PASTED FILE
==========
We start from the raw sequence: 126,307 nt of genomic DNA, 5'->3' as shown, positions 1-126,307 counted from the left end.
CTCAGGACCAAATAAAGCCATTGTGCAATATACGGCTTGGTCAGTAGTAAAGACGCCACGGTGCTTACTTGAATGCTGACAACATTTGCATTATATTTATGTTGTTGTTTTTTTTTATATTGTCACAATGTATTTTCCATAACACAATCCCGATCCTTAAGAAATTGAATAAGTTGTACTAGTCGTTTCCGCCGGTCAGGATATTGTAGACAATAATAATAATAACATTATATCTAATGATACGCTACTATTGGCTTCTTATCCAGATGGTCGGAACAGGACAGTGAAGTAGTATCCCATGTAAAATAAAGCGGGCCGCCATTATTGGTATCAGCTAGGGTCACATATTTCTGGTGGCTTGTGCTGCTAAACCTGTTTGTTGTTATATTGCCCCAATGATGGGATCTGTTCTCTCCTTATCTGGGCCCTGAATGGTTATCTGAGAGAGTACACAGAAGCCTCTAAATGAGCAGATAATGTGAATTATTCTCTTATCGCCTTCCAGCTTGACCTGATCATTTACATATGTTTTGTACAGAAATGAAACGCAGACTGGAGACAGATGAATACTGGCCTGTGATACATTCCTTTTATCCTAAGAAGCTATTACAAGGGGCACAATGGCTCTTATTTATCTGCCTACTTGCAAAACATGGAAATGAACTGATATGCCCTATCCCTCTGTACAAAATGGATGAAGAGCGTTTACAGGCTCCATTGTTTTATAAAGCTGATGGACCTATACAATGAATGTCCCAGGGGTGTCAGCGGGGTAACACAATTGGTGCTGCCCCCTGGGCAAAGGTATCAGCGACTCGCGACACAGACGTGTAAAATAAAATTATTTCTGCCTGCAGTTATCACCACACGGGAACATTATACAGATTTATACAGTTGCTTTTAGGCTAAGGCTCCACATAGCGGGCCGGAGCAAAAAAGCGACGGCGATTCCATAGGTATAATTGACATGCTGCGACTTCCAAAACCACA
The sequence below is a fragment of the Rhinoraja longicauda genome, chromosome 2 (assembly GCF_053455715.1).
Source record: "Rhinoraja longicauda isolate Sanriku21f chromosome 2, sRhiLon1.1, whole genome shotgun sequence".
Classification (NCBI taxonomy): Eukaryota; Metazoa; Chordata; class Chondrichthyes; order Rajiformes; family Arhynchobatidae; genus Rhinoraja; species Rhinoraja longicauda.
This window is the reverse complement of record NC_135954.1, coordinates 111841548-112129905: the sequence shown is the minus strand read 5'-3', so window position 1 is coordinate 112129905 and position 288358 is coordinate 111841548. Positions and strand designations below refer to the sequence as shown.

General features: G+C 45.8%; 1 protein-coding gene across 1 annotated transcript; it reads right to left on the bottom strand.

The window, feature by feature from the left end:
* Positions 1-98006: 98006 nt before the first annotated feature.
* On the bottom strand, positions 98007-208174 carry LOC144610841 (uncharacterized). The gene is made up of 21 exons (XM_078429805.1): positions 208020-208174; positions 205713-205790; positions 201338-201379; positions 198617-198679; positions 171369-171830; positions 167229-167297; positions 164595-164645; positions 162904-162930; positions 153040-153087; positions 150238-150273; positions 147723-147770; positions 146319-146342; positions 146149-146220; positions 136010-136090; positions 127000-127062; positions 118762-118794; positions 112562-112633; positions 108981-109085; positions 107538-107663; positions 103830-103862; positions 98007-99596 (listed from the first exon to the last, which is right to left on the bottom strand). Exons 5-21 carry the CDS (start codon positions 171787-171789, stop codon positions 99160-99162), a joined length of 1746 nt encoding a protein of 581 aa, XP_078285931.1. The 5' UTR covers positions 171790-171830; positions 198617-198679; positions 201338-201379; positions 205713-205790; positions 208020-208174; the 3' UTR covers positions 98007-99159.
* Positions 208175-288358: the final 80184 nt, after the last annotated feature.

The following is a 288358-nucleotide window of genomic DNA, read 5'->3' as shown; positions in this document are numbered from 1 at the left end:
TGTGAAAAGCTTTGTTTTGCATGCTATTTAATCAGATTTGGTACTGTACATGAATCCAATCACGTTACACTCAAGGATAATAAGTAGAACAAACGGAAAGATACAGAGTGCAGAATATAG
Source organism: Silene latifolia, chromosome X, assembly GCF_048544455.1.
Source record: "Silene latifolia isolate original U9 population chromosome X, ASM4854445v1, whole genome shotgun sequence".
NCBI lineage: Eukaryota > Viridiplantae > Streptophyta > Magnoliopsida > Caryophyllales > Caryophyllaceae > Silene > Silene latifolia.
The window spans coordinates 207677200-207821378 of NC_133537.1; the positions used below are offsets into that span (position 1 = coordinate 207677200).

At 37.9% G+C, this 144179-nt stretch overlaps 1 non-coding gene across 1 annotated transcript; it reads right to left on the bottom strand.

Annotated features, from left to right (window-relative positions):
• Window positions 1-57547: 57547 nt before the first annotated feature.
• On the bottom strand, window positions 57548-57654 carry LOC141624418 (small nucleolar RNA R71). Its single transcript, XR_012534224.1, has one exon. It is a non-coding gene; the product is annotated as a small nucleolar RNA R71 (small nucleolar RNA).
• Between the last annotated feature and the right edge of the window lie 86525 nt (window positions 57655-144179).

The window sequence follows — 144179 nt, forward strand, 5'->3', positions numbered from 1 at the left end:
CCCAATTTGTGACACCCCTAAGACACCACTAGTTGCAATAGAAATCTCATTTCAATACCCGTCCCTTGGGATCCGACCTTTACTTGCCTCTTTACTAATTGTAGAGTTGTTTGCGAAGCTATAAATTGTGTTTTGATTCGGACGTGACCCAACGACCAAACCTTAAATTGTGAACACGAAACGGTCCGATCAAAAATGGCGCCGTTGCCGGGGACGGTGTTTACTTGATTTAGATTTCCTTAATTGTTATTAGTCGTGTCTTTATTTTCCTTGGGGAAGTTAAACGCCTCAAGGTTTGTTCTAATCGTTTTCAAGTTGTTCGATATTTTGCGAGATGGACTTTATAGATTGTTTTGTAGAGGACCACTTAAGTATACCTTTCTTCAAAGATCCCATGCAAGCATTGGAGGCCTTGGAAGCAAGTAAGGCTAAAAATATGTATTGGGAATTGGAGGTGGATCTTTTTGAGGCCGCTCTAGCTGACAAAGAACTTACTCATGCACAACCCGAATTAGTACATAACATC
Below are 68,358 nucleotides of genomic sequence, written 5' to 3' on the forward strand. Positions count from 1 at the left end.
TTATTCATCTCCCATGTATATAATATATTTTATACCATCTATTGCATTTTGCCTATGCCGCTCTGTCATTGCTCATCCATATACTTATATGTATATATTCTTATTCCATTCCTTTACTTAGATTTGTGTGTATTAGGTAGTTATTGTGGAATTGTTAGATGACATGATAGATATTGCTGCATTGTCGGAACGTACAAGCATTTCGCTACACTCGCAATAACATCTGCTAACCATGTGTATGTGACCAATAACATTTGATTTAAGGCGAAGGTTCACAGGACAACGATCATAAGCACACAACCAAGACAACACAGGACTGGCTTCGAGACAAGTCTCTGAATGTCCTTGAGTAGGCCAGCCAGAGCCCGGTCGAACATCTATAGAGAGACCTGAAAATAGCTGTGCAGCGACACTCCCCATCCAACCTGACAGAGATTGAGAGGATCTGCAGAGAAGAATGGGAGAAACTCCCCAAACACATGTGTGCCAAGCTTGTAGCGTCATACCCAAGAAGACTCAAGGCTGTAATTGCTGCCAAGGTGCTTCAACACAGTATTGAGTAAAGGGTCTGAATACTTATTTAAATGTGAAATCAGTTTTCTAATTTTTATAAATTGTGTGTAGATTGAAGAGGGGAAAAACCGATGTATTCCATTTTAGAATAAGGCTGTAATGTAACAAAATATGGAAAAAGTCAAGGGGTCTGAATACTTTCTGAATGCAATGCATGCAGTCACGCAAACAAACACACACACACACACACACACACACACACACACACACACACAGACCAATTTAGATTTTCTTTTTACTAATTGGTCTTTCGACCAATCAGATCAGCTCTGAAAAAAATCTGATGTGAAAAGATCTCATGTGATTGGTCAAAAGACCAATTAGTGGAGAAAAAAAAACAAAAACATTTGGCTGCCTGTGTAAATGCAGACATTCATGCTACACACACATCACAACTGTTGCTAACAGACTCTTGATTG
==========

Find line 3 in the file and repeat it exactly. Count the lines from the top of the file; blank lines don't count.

The sequence below is a fragment of the Rhinoraja longicauda genome, chromosome 2 (assembly GCF_053455715.1).